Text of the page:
Definition of tacit in English:

tacit

adjective

  • Understood or implied without being stated.

    ‘your silence may be taken to mean tacit agreement’
    • ‘His continued tacit approval of the coalition is essential to its success.’
    • ‘Surely they own the site so must have given their tacit agreement before things got this far?’
    • ‘We agree to pay based on the tacit agreement that other necessities remain reasonable.’
    • ‘Even in conservative Hong Kong, there was a sense of tacit support and envy.’
    • ‘The tacit admission reinforces the grimmest lesson of the American atrocities.’
    • ‘The Promotion of Volunteering Bill has even gained the tacit support of the government.’
    • ‘It was a tacit condoning of torture, brutality and summary execution.’
    • ‘There is tacit recognition of this fact within government circles.’
    • ‘The tacit understanding is that whatever else happens inside is a matter between consenting adults.’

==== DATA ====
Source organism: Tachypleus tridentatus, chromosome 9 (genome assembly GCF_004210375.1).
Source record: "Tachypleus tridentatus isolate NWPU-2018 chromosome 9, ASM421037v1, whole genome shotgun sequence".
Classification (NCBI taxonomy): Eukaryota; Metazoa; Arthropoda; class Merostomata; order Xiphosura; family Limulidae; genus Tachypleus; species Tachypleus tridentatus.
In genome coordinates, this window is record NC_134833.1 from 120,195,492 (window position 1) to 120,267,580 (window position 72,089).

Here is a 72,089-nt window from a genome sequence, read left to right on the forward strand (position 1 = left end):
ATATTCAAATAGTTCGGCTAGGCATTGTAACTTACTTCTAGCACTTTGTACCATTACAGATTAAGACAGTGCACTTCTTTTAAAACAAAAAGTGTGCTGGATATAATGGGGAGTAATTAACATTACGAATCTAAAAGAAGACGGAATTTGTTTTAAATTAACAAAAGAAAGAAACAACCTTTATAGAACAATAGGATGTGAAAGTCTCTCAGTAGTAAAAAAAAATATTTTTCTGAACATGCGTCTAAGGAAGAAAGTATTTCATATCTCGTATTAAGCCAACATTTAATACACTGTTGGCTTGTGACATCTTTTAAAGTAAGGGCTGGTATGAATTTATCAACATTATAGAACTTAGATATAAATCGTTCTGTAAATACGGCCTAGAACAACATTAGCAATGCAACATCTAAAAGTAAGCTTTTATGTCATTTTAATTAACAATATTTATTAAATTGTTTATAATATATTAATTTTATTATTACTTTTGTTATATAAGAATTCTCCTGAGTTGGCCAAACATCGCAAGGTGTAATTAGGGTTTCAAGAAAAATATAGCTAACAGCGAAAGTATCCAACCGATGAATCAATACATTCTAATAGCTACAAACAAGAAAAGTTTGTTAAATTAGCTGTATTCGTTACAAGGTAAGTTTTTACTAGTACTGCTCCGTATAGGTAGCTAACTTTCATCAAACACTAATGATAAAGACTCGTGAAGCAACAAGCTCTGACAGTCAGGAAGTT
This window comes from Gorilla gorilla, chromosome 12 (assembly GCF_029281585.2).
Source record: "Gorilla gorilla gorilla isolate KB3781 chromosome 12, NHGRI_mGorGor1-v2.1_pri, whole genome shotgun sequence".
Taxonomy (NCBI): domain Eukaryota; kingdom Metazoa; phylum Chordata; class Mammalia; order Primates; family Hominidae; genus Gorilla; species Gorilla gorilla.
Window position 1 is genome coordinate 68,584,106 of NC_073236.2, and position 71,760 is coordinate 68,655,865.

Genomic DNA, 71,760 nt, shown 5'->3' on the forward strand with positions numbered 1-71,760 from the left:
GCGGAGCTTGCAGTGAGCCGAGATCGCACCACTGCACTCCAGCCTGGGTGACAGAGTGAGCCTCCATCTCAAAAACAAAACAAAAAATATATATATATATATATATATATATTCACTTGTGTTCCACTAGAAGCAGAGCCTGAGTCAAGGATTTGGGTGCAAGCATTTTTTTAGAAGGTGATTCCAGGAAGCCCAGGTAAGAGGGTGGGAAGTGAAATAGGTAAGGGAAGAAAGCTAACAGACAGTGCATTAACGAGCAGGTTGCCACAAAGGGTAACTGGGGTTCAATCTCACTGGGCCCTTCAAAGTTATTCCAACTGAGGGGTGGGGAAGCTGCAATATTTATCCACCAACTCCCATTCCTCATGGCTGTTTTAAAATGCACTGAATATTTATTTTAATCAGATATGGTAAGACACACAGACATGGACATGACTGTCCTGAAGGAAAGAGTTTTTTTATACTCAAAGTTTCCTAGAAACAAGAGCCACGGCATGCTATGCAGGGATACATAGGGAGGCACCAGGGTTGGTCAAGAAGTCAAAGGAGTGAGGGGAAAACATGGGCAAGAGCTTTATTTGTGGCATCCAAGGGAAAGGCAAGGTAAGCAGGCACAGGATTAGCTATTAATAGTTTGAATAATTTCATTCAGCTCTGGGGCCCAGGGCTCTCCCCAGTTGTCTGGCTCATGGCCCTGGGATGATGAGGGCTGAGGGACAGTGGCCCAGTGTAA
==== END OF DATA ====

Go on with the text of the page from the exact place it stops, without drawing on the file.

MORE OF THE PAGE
• ‘The two main parties have become a cartel, operating a tacit understanding not to broach any important issue.’
    • ‘It did so, first by claiming the right, and then by seeking the express or tacit support of other countries.’
    • ‘The informal system consists largely in tacit agreements and understandings.’
    • ‘Such rituals enable people to conduct business via tacit understandings.’
    • ‘Will they ever come to terms with what was done in their names and, for the most part, with their tacit approval?’
    • ‘No regime can rule by force alone - they usually rule by consent, whether tacit or explicit.’
    • ‘In some states tacit agreements may strengthen the majorities of each party in its own constituencies.’
    • ‘At a recent meeting, the Minister indicated his tacit support for such a model.’
    • ‘Part of the tacit deal, on the evidence of yesterday's speech, is that he goes soft on Labour.’
    • ‘What goes on in these nations therefore occurs with tacit approval of Western nations.’
    • ‘It is submitted that this represented no more than a tacit understanding between staff members.’
    implicit, understood, implied, inferred, hinted, suggested, insinuated
    unspoken, unstated, undeclared, unsaid, unexpressed, unmentioned, unvoiced, silent, mute, wordless, not spelt out
    taken for granted, taken as read
    View synonyms

Origin

Early 17th century (in the sense wordless, noiseless): from Latin tacitus, past participle of tacere be silent.

Pronunciation:

tacit

/ˈtasət/